Prices of US steers rose rapidly since our last report. Gains were seen in heavy Texas, branded, butt branded and native steers that increased as much as 4% in little more than a month. Cows were not left in the dust with branded and native plump material adding 6% in most cases to early January levels. The only exceptions to the gains that exceeded historic highs were Holsteins which maintained steady levels during the period.

There were two major factors that fuelled the January rally. First there was the finalisation of negotiations between major footwear as well as furniture brands and most tanners of any size. This resulted in price increases on typical shoe upper leathers of between 10 and 15 cts/sq ft. This equates to approximately $5-$8 per hide. Increases were seen on upholstery leather as well.

Tanners complained that the higher prices were inadequate since steers, for example, have risen more than $10 per hide since the last round of price increases was established around the time of the Shanghai leather fair. Once tanners knew what they could sell their leather for, many stepped into the hide market. The situation was exacerbated by heavy trader buying in advance of their astutely perceived need of too many Asian tanners that had let their inventories run down too low.

The second important factor that created the price increases was the ability of producers of about all types of hides to continually reject bids that were not over last sales. This was possible due to very extended forward sales positions. Therefore, packers and processors who were hesitant to become even further forward sold, combined with tanners who were under-bought, created the volatile situation that created the price surge.

After a large round of business in the second half of January, prices began to level off early in February as Asian tanners began to prepare for their annual Lunar New Year holidays. This meant factory closings that run for as long as three weeks in some Chinese facilities.

In late January and the first days of February, the WSA, which is the largest semi-annual footwear show in the world, took place in Las Vegas. The organisers said that the latest edition had nearly 40,000 participants, including those from 95 foreign countries. The show boasted exhibits by 1,600 companies encompassing 6,000 brands.

Just about every retailer of any size walked the aisles meeting with vendors and looking at the latest styles offered by US and foreign manufacturers and brands. When asked about their increased leather costs, some major international footwear brands admitted that they were only able to pass part of their increased leather costs to their retail accounts and then only on the most popular styles in their stable.

When it came to other lines which were not in particularly good demand, these had to be sold at the same prices as last season, with the increased leather prices borne by the brand.

At just about the same time as the WSA show was being held, the semi-annual Las Vegas furniture market took place. Leather sofa and recliner sellers reporting good retailer reception to their new styles and offerings. There are many exceptions but, regardless of price pressure on the part of upholstery tanners to manufacturers, wholesale prices are generally holding steady.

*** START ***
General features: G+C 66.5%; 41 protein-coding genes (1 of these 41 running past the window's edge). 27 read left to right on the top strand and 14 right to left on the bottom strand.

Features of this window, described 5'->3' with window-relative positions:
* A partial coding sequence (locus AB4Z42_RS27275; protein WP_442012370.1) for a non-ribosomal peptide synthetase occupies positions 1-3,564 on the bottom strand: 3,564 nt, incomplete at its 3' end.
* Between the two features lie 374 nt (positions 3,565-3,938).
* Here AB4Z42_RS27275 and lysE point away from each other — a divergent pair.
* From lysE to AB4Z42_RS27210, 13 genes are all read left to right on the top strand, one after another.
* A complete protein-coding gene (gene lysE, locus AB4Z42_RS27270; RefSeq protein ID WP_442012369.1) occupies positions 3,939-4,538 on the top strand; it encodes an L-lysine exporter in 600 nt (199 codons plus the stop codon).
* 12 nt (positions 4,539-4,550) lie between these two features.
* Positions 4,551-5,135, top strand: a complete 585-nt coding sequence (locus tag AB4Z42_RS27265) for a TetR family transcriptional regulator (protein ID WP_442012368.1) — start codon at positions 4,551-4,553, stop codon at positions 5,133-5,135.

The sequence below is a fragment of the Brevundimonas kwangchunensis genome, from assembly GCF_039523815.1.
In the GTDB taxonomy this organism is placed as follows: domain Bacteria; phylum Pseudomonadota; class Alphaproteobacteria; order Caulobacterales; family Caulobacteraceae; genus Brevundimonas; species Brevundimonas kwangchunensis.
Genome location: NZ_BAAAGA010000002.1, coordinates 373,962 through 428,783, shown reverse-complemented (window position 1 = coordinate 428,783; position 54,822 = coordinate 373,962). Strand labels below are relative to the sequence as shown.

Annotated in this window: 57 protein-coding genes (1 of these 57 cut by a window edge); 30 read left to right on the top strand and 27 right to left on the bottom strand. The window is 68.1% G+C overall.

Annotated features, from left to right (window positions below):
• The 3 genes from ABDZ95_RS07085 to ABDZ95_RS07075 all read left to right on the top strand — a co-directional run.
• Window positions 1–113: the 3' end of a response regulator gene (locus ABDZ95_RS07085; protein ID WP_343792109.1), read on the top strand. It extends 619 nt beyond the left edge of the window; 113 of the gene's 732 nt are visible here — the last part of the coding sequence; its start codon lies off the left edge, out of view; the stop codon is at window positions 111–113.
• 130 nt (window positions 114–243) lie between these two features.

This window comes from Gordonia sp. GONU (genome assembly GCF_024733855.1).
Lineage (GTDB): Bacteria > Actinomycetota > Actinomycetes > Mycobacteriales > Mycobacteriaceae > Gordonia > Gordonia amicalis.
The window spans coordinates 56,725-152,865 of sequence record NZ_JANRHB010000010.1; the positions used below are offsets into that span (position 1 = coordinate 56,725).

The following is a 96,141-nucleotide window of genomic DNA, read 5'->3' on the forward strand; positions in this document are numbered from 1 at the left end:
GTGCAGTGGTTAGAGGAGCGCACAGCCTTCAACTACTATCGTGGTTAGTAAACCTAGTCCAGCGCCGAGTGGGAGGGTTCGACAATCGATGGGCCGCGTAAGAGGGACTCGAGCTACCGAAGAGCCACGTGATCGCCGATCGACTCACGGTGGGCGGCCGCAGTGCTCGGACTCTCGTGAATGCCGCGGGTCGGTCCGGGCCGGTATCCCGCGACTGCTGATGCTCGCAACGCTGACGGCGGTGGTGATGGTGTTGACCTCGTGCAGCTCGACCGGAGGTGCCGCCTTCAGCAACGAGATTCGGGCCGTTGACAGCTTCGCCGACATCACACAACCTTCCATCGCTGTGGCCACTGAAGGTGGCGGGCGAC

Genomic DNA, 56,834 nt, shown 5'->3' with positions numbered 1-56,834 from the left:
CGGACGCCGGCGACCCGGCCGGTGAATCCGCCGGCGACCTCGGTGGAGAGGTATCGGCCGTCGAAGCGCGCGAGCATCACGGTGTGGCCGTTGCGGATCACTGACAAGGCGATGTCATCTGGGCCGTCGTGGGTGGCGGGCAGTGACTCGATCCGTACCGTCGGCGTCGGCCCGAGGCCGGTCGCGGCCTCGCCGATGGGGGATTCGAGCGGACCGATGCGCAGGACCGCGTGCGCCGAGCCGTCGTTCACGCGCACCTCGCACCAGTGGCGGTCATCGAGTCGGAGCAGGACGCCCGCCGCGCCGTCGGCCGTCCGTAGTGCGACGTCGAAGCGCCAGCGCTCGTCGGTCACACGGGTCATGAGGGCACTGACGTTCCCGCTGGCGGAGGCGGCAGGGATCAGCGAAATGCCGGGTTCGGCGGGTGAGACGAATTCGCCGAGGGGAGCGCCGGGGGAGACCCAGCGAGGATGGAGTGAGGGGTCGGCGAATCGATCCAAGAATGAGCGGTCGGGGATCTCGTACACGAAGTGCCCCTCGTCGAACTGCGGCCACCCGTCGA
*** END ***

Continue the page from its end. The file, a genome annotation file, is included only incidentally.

At both venues, it was apparent that the use of leather in footwear, accessories, and furniture was as popular and as much in fashion as ever. Showrooms at the furniture show were filled with leather and retailers around the country reported excellent business in ladies’ boots as well as what were once termed hiking or outdoor footwear that have now become part of every day dress for a large percentage of men. All of these fashions use a great deal of leather which rationalises why raw hide and leather prices have reached the levels now being paid.

Speaking of good business and higher prices, Heavy Texas steers that had advanced from $74 as the year began, shot up to $77 and even $77.50 by the last week of January. As has been the case for some time now, the unusual phenomenon of Texas, butt branded, and branded steers all trading at about the same price continued. Butt branded, branded and Colorado steers also moved from $74 to $77 and slightly beyond.

On a c&f delivered Asia basis, sales took place at a peak of $82.50-$83.00 during the first week of February but, by mid month, some sales were recorded at $81.00-$81.50. Throughout the period, heavy native steers moved from $75 to $78, maintaining a level of a dollar more than their branded brethren.

In the cow sector, brands in the west and southwestern regions went from $48.50 up to $52 with prices in the northern area reaching as high as $55. Holsteins, however, as noted above, failed to come to the party.

Prices that had been in and around $60 in the New Year, dropped to $57-58.50 for good fleshed packer and northern processor material stayed the same during the period As we go to press in late February, although prices are ‘officially’ steady on nearly all selections, tanners are seeing more aggressive sales efforts by packers as well as traders. There is not anything like desperation however. And there are few if any discounts available except where sellers, for varying reasons, are in need of making sales for close of shipment or want to build short positions.

By the same token, because tanners have been on the sidelines for quite a few weeks, the majority of the trade here believes that there will be a resurgence of buying by tanners in China, Korea and Taiwan that will eliminate any declines that may occur between now and early March.

Not very many here will admit that the top of the latest trading range has passed nor do they anticipate lower prices. We have to disagree, and think that prices have a better than even chance to trade lower before the APLF in late March.